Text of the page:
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Red light camera systems will be established in just ‘one or two’ Dublin locations

The national roll-out of the system is dependent on a far broader strategy paper being completed

Red light camera systems first piloted in 2015 to record motoring offences at junctions will be established in just “one or two” Dublin locations early next year, with a national roll-out dependent on a far broader strategy paper being completed.

A National Transport Authority (NTA) document has indicated that while a previous camera trial in the capital was successful, the operational and legal basis for a widespread system does not yet exist, and a strategy has yet to be finalised.

Last month, Minister for Transport Eamon Ryan said the technology would initially be based in Dublin and would not incur significant costs.

“We are about to get them,” he said. “It will be later this year, or into early next year, when I would expect them to be in place.”

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However, details contained in an NTA briefing document raise questions about when the roll-out of a nationwide camera system might become feasible.

An interim installation – in advance of further, dedicated legislation – will focus on a small number of locations in Dublin and will require the agreement of An Garda Síochána. It is understood that while such support has been indicated, no formal agreement has yet been reached.

A 2015 trial in Dublin’s Blackhall Place was considered effective but that technology has since “reached the end of its useful life” and a procurement process would be required to replace it.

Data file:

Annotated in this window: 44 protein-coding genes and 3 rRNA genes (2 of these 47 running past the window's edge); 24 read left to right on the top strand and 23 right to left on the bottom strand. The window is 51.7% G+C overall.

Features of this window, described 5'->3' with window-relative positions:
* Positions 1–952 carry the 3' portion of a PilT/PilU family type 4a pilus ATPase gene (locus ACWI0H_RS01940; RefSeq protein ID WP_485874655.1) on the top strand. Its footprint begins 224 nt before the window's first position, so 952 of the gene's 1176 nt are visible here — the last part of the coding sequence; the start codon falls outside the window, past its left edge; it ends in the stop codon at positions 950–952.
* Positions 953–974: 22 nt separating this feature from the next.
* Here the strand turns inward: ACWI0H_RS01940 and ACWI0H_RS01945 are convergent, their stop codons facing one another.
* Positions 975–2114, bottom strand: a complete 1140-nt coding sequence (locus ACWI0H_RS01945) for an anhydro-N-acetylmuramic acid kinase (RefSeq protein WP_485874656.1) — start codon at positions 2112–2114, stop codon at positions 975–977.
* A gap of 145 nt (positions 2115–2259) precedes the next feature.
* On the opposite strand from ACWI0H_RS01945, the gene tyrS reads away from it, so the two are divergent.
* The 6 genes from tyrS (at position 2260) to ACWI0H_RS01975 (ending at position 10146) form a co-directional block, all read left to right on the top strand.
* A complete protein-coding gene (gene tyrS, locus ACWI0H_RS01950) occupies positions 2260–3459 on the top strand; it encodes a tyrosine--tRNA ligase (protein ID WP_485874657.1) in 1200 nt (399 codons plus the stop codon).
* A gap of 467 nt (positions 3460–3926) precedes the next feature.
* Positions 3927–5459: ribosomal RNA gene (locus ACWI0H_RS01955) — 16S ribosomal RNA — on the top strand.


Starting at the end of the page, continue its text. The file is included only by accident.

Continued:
“It is intended to undertake these procurements later this year, with the expectation that it will be possible for one or two locations to be operational early next year,” the NTA document said. No specific locations have been agreed.

“This will represent an interim arrangement pending the development of the wider camera enforcement strategy.” That strategy, to be undertaken by Transport Infrastructure Ireland (TII), is due sometime this year.

Such cameras are principally used to record the registration of vehicles breaking red lights but can also help identify those illegally using bus lanes.

The six-month Blackhall Place trial in 2015 led to the identification of over 800 violations. The pilot was carried out under a legal agreement between the NTA, An Garda Síochána and the Department of Justice. However, a permanent, widespread system would likely require a far more robust legal basis.

Concerns have been raised that an ad-hoc approach would bring the risk of varying camera types and operators, undermining any attempt at uniform integration and enforcement.

“Tendering for equipment and services for just one or two isolated junctions would not provide a system that would be scalable contractually to cover other junctions, other areas and other offence types,” the NTA document noted. A scalable system will require appropriate planning, as intended via the forthcoming TII strategy.

“Developing a scalable system on a national basis will take some time, and will require new legislation,” a working group on the technology noted, saying interim arrangements for Dublin could be established under existing law in a small number of locations.

Susan Gray of the road safety advocacy group Parc said she was sceptical of how long such a policy might actually take to reach fruition on a nationwide basis.

“It’s not going to save any lives in the near future,” she said. “We need [safety] solutions now and one or two cameras is not going to make any difference.”

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